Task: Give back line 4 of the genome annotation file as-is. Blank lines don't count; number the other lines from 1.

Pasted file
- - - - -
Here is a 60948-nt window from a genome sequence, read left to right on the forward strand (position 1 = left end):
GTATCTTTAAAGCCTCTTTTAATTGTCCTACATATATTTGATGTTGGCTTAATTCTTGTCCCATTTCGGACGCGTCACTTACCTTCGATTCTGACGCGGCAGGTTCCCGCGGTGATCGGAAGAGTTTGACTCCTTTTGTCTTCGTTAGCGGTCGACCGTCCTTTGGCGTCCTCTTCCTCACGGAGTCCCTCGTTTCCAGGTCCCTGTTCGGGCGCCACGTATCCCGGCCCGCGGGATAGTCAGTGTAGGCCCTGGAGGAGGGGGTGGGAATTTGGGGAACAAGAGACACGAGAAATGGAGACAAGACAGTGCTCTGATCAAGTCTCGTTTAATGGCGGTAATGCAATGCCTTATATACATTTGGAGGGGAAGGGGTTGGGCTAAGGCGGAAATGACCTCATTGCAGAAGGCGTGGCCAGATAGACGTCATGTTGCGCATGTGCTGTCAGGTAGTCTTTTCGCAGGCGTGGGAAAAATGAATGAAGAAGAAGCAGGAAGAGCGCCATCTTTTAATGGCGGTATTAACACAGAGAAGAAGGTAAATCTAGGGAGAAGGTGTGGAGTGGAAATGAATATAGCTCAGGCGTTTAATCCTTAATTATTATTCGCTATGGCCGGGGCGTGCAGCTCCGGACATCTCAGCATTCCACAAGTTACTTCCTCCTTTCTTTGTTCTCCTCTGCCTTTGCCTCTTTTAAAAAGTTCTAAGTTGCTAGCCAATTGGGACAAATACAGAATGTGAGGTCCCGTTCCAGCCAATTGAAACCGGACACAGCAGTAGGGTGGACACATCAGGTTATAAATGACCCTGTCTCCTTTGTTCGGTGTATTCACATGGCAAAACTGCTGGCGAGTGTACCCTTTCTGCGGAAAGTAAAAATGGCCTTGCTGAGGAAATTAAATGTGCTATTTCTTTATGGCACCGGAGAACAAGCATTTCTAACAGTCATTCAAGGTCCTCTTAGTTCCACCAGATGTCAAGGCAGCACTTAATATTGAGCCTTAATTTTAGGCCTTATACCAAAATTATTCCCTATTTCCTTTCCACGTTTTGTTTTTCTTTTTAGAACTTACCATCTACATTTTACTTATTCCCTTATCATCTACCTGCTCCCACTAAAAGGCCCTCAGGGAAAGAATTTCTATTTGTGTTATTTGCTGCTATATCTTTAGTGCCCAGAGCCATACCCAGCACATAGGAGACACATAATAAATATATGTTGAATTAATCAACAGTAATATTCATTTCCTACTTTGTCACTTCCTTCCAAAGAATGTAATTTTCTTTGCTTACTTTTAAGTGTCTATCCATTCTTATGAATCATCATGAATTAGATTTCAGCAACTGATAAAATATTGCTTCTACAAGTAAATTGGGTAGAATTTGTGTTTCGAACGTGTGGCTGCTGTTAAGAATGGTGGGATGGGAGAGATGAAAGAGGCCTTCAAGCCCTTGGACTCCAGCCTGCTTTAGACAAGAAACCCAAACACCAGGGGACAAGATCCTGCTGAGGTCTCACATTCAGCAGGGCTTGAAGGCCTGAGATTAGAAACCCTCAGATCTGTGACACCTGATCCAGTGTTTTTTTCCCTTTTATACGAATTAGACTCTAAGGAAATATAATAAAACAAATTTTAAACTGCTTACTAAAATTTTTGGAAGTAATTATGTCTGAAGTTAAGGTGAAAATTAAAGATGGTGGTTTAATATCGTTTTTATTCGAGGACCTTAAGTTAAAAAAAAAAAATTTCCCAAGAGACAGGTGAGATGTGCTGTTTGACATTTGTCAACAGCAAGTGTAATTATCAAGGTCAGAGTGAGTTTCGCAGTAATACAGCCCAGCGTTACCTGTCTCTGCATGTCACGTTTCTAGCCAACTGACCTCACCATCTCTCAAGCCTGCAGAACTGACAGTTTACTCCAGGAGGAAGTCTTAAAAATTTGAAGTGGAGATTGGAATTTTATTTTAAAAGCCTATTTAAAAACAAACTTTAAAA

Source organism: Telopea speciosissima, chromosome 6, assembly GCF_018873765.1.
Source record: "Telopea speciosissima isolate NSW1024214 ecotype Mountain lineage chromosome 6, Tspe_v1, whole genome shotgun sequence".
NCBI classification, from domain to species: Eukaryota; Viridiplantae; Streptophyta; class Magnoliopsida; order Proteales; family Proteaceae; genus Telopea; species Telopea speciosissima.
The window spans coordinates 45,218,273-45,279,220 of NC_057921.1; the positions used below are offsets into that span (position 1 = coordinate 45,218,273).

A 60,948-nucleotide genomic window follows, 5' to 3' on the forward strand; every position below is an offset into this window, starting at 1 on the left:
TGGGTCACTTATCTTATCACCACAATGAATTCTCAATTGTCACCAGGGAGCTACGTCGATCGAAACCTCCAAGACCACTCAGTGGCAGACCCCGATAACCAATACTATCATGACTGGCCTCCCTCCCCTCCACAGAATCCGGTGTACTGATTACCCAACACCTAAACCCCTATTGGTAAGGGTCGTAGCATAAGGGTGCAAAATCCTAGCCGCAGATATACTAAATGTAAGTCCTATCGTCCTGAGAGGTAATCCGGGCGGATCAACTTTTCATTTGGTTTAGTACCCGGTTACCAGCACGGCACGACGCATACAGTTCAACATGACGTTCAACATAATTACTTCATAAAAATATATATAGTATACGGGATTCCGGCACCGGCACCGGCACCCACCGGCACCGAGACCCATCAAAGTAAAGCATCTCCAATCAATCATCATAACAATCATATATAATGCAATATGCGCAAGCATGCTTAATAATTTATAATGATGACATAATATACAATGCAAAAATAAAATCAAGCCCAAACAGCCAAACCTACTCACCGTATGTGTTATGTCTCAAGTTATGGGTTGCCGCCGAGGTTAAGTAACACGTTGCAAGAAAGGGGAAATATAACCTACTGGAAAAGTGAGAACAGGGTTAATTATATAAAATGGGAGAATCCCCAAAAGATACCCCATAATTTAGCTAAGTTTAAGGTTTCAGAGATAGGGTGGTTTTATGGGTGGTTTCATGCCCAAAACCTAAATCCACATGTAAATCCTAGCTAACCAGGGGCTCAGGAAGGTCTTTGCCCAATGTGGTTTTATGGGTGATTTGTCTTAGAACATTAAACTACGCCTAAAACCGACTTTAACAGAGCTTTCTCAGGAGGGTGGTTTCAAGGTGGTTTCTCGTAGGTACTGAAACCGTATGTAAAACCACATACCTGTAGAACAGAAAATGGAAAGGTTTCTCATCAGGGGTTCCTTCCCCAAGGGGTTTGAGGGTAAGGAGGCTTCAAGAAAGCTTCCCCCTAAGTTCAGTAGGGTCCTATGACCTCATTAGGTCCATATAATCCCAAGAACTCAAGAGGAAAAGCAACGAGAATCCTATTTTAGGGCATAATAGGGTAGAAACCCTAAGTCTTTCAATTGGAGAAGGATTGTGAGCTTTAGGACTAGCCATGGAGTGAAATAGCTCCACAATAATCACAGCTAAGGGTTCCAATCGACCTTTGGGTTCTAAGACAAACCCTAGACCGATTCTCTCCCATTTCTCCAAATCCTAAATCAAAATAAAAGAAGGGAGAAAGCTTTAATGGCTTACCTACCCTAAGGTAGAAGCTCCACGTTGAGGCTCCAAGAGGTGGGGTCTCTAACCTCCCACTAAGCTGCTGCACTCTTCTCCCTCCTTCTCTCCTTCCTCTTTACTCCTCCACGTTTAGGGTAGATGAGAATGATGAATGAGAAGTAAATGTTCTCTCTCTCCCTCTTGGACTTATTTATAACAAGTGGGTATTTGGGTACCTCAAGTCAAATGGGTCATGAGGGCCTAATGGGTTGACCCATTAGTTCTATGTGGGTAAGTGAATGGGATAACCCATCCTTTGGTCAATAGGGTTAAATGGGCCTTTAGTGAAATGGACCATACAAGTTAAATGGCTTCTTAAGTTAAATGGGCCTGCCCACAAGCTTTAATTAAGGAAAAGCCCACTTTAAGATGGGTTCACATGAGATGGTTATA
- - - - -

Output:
Source record: "Telopea speciosissima isolate NSW1024214 ecotype Mountain lineage chromosome 6, Tspe_v1, whole genome shotgun sequence".